[00:04:22] Shelley Hoover: [00:04:22] Right? Exactly. Whether you're making splits or colony divisions, either for swarm management or to increase the number of colonies you have. If you make a split, you're going to need a second queen to put in to that split.
[00:04:34] Andony Melathopoulos: [00:04:34] Okay. All right. So these queens are coming from all over the world because, Alberta's a big place for beekeeping. There's like 200,000 colonies in the province.
[00:04:43] Shelley Hoover: [00:04:43] 312,000!
[00:04:45] Andony Melathopoulos: [00:04:45] A hundred thousand more! It's like 30%.
[00:04:47] Shelley Hoover: [00:04:47] It's been a while since you've lived there.
[00:04:49] Andony Melathopoulos: [00:04:49] Yeah, what's going on?! No, yeah, that's right. Okay. So there's a 300,000 colonies, a lot of queens that are needed. And they're coming from different sources and suppliers - I imagine one of the [00:05:00] things that comes up is where to get the queen's from. I always hear this from people like they say, "oh, I got him from this person." Tell us a little bit about that issue.
[00:05:08] Shelley Hoover: [00:05:08] Yeah. So there's a few issues surrounding that, one is where is supply available? Because you know, things happen, bad weather, or, you know, things happen with businesses. Things happen with borders can be closed because we are importing we have to deal with international import regulations. And then there's also, you know, which suppliers of beekeepers had good experience with, which ones are they able to get queens with? So all of those things impact beekeepers decisions on where they're gonna get queens as well as of course, cost.
[00:05:41] Andony Melathopoulos: [00:05:41] And given that there's, you know, different sources and different kind of restrictions. Quality, in addition to cost - the quality of the queens, what determines the quality of a queen?
[00:05:53] Shelley Hoover: [00:05:53] There's a number of different things that can go into determining queen quality. And actually, we just did a project looking at [00:06:00] whether in these queen shipments that are being imported. Whether there's measures we can look at on these shipments that are going to be predictive of their performance if we put these queens in a colony. And of course, when you're talking about quality control in queens, you're talking most often about destructive sampling. You can evaluate a subset of the queens that would be going into those colonies, but you can't actually evaluate the queen that is in that specific colony because you're destructively sampling her. So we tend to measure things like the size of the queen, the weight of the queen, how much sperm is in her spermatheca, which is the sperm storage organ in a queen, as well as the viability of that sperm.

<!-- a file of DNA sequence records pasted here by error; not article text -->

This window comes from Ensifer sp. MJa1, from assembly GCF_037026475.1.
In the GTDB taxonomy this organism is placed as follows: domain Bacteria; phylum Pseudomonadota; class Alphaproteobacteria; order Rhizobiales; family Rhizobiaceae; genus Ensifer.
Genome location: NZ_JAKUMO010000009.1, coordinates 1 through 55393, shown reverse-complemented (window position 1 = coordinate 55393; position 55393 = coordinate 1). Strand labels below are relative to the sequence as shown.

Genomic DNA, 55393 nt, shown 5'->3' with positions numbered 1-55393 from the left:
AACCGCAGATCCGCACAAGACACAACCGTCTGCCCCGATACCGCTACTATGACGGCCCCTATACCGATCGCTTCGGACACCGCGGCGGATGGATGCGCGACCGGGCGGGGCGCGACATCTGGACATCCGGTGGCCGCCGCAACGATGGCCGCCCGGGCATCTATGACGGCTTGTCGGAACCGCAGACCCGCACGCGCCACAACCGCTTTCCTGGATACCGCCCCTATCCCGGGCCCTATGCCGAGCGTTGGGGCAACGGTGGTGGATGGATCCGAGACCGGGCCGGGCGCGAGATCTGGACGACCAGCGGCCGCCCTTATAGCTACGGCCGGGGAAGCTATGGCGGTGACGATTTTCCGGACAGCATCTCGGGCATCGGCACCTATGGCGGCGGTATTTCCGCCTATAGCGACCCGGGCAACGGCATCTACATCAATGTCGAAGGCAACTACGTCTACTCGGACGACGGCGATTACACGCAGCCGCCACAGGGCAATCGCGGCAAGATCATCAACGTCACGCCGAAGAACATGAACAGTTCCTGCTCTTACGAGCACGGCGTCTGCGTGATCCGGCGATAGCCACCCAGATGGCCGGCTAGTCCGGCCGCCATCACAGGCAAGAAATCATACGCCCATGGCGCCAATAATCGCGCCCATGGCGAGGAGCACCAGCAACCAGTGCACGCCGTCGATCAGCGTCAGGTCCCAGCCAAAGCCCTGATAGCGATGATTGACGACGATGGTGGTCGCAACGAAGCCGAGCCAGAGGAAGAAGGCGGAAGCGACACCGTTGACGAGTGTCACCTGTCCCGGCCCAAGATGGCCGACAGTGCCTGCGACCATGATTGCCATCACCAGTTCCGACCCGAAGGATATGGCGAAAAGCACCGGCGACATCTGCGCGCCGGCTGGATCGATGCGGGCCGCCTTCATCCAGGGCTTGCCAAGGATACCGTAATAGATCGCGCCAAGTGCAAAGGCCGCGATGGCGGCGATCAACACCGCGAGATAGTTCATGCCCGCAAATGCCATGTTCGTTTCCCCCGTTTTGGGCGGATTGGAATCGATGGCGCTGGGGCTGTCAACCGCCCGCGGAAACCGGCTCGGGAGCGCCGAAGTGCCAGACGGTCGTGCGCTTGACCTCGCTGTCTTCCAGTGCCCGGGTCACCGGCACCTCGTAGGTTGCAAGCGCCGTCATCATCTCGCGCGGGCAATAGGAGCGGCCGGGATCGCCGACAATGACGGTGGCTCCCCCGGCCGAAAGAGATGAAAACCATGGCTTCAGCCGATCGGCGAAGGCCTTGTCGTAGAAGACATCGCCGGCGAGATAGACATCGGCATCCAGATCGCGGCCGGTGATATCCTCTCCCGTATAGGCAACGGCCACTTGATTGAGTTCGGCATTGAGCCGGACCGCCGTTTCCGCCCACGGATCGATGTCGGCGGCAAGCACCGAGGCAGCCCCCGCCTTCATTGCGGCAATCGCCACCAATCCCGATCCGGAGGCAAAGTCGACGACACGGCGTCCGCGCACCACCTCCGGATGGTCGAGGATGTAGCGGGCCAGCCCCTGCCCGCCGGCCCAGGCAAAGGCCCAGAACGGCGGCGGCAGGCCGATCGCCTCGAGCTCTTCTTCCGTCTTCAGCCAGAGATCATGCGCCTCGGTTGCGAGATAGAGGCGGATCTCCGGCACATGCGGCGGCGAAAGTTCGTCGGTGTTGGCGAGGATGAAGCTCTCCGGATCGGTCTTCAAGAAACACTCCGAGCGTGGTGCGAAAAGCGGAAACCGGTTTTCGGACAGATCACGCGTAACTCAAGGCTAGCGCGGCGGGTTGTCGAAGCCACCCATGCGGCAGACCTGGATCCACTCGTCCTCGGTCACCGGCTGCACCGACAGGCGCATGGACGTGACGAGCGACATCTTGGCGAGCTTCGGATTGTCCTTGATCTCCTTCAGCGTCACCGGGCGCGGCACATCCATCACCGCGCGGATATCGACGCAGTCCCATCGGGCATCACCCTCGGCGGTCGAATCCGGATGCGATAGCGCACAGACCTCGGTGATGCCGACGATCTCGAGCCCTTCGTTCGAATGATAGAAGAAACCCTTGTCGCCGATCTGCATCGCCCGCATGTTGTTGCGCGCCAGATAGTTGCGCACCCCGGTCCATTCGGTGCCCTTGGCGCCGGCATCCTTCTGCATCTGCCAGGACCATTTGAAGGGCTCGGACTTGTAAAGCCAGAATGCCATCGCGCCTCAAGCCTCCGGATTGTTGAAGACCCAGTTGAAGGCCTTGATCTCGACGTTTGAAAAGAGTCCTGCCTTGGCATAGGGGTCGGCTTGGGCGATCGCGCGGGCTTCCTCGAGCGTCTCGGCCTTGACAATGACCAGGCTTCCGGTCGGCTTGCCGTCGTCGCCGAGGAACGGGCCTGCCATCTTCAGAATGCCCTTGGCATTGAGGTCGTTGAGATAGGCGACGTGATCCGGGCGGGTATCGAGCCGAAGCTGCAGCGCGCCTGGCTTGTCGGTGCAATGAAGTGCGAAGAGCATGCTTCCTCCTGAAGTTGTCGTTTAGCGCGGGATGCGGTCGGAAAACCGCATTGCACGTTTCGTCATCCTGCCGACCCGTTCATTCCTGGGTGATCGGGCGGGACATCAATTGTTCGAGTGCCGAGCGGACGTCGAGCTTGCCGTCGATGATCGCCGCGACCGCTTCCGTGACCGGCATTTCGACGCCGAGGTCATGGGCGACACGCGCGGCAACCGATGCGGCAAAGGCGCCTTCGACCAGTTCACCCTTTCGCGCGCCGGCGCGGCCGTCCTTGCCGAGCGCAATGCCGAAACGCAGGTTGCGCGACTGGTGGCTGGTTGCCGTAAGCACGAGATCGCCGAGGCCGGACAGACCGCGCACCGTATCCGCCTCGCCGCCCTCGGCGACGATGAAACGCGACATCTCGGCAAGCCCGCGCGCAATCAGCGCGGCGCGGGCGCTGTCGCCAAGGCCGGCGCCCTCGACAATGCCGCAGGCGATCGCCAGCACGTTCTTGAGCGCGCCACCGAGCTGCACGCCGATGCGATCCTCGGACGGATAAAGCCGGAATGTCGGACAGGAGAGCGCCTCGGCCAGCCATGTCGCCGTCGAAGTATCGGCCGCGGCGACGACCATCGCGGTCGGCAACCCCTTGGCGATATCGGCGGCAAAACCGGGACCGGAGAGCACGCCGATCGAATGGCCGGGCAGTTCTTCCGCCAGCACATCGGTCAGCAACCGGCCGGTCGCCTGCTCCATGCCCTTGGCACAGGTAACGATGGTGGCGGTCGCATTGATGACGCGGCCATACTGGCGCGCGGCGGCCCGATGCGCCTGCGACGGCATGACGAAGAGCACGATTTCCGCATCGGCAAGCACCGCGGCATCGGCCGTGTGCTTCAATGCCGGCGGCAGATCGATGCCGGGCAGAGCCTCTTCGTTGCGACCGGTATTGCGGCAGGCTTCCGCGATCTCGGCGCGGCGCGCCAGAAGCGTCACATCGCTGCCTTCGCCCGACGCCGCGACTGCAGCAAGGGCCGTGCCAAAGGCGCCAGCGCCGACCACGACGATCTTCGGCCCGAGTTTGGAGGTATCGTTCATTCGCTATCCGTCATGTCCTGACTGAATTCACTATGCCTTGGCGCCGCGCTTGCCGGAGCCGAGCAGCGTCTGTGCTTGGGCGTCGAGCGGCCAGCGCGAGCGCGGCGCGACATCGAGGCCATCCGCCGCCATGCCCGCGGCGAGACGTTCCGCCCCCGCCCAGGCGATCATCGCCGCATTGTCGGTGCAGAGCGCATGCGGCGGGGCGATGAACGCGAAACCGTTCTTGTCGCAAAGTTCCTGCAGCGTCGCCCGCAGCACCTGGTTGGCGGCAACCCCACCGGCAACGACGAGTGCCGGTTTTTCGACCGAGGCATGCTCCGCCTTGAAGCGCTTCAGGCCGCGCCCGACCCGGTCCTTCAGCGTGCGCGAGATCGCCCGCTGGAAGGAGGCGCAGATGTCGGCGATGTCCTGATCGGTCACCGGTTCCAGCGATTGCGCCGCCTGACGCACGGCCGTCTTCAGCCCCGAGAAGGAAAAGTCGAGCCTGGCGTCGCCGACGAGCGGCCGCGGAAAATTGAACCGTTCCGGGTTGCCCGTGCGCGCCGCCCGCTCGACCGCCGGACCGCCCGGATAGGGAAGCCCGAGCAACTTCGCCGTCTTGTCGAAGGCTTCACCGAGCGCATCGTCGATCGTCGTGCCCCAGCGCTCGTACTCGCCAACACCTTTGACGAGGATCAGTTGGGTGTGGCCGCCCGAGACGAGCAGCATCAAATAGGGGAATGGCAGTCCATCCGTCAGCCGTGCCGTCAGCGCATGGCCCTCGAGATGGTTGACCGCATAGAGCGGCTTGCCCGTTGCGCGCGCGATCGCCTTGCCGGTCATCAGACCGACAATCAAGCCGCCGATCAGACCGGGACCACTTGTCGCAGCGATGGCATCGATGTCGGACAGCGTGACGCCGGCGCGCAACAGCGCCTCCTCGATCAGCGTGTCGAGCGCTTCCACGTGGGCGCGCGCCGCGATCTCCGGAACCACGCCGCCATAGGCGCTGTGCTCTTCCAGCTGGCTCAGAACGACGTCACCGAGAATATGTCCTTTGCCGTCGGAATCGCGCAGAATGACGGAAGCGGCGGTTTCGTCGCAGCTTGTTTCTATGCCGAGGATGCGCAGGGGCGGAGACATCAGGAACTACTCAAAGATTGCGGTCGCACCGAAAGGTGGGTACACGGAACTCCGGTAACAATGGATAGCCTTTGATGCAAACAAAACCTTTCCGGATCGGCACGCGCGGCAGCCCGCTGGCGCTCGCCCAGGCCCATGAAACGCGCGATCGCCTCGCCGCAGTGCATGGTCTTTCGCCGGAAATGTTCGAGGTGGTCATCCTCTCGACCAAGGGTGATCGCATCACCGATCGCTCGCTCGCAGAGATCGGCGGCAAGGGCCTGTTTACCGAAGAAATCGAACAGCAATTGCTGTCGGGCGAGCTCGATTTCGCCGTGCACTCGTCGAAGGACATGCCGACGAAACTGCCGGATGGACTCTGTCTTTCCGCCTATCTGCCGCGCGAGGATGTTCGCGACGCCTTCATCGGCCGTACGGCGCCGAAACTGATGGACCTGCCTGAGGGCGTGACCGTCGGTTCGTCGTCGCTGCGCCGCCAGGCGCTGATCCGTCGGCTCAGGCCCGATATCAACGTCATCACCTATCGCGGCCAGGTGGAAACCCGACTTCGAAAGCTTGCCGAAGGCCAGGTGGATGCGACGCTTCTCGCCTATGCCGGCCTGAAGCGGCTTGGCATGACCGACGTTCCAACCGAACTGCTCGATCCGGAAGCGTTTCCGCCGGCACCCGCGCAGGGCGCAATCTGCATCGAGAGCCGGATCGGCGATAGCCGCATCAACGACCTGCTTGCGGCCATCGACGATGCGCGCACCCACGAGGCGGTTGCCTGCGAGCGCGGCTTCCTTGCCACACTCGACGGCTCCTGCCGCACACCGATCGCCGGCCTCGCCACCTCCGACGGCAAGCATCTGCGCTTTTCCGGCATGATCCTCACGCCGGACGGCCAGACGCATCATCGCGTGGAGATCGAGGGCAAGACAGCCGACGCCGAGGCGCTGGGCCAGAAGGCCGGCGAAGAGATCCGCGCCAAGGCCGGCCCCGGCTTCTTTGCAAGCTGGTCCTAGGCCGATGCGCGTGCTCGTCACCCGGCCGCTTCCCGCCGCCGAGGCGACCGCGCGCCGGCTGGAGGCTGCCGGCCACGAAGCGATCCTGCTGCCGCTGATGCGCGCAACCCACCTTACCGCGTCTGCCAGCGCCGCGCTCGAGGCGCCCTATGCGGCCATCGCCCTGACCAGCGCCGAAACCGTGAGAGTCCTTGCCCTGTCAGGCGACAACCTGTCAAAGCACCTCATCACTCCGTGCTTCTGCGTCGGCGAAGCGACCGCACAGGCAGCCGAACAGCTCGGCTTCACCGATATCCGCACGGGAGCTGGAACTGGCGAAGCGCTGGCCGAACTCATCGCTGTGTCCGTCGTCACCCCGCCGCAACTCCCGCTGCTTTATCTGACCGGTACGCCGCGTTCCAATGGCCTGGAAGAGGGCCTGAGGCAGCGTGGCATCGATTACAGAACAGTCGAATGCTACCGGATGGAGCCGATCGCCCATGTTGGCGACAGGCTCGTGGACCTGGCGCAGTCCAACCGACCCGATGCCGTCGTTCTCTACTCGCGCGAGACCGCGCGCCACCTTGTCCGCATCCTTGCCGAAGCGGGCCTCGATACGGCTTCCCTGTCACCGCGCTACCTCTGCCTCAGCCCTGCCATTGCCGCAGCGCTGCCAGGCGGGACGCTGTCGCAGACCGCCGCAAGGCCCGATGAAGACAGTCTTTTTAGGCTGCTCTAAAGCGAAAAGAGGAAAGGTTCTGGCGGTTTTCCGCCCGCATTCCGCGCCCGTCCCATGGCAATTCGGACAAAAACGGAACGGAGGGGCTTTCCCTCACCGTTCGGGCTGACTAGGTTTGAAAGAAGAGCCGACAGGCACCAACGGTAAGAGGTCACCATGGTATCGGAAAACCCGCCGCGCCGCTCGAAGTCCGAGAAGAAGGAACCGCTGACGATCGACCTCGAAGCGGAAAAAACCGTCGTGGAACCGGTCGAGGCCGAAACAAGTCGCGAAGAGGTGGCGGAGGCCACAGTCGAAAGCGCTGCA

[00:06:42] Andony Melathopoulos: [00:06:42] Oh, okay. Spermatheca? It's a funny word.
[00:06:45] Shelley Hoover: [00:06:45] Right? So the spermatheca is the organ, it's like a little tiny ball and if the queen has no sperm it will be crystal clear. And a little known fact bee sperm is actually pink. So if you dissect out a [00:07:00] spermatheca and it's cloudy with this kind of iridescent pink color, then that's the sign of a well mated queen. And you can take the sperm out of that spermatheca if you dissect and look at it under a microscope and tell whether or not the sperm in her spermatheca is viable or not.
[00:07:16] Andony Melathopoulos: [00:07:16] Oh, I see. It could be that it's full, but the sperm are all dead. Okay. So you did this experiment or this kind of survey where you brought the queens that were coming in from these various sources into the Alberta market and you destructively sampled some of them. You weighed them and looked at them and you looked at the sperm viability. Was there any difference in quality?
[00:07:43] Shelley Hoover: [00:07:43] Right. So we collaborated with Agriculture and AgriFood Canada and the National Bee Diagnostic Center for this experiment. And so they did all the queen analysis and then we put some of the stock in our colonies and some of the stocks in the colonies at Agriculture Canada in [00:08:00] Beaverlodge. And we compared their performance in these two different sites. And then the National Bee Diagnostic Center did the diagnostics on the queens.